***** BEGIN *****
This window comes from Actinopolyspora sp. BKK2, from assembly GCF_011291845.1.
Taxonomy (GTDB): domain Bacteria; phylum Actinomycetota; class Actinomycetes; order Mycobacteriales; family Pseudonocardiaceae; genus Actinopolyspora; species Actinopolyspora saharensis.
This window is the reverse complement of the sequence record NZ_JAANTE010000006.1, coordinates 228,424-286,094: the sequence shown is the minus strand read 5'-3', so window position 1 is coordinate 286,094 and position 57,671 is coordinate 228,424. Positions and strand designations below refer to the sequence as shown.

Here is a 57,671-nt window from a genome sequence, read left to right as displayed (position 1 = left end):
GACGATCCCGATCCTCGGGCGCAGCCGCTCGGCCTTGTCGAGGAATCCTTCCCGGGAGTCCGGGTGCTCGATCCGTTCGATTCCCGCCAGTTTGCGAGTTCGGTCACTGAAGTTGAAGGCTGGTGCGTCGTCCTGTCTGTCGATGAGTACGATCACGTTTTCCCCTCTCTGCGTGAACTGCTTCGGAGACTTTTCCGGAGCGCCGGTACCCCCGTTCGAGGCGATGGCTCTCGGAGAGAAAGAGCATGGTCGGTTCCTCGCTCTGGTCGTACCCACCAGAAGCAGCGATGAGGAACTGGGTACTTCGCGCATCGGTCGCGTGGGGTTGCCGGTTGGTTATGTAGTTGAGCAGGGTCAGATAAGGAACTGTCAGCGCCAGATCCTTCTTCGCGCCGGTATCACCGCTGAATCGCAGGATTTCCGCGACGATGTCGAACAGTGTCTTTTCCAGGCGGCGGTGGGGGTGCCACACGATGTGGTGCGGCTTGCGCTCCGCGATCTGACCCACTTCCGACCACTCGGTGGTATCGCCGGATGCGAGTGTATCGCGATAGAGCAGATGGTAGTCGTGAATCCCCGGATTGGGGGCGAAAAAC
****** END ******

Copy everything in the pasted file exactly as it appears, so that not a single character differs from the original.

This window comes from Actinopolyspora sp. BKK2, from assembly GCF_011291845.1.
Taxonomy (GTDB): domain Bacteria; phylum Actinomycetota; class Actinomycetes; order Mycobacteriales; family Pseudonocardiaceae; genus Actinopolyspora; species Actinopolyspora saharensis.
This window is the reverse complement of the sequence record NZ_JAANTE010000006.1, coordinates 228,424-286,094: the sequence shown is the minus strand read 5'-3', so window position 1 is coordinate 286,094 and position 57,671 is coordinate 228,424. Positions and strand designations below refer to the sequence as shown.

Here is a 57,671-nt window from a genome sequence, read left to right as displayed (position 1 = left end):
GACGATCCCGATCCTCGGGCGCAGCCGCTCGGCCTTGTCGAGGAATCCTTCCCGGGAGTCCGGGTGCTCGATCCGTTCGATTCCCGCCAGTTTGCGAGTTCGGTCACTGAAGTTGAAGGCTGGTGCGTCGTCCTGTCTGTCGATGAGTACGATCACGTTTTCCCCTCTCTGCGTGAACTGCTTCGGAGACTTTTCCGGAGCGCCGGTACCCCCGTTCGAGGCGATGGCTCTCGGAGAGAAAGAGCATGGTCGGTTCCTCGCTCTGGTCGTACCCACCAGAAGCAGCGATGAGGAACTGGGTACTTCGCGCATCGGTCGCGTGGGGTTGCCGGTTGGTTATGTAGTTGAGCAGGGTCAGATAAGGAACTGTCAGCGCCAGATCCTTCTTCGCGCCGGTATCACCGCTGAATCGCAGGATTTCCGCGACGATGTCGAACAGTGTCTTTTCCAGGCGGCGGTGGGGGTGCCACACGATGTGGTGCGGCTTGCGCTCCGCGATCTGACCCACTTCCGACCACTCGGTGGTATCGCCGGATGCGAGTGTATCGCGATAGAGCAGATGGTAGTCGTGAATCCCCGGATTGGGGGCGAAAAAC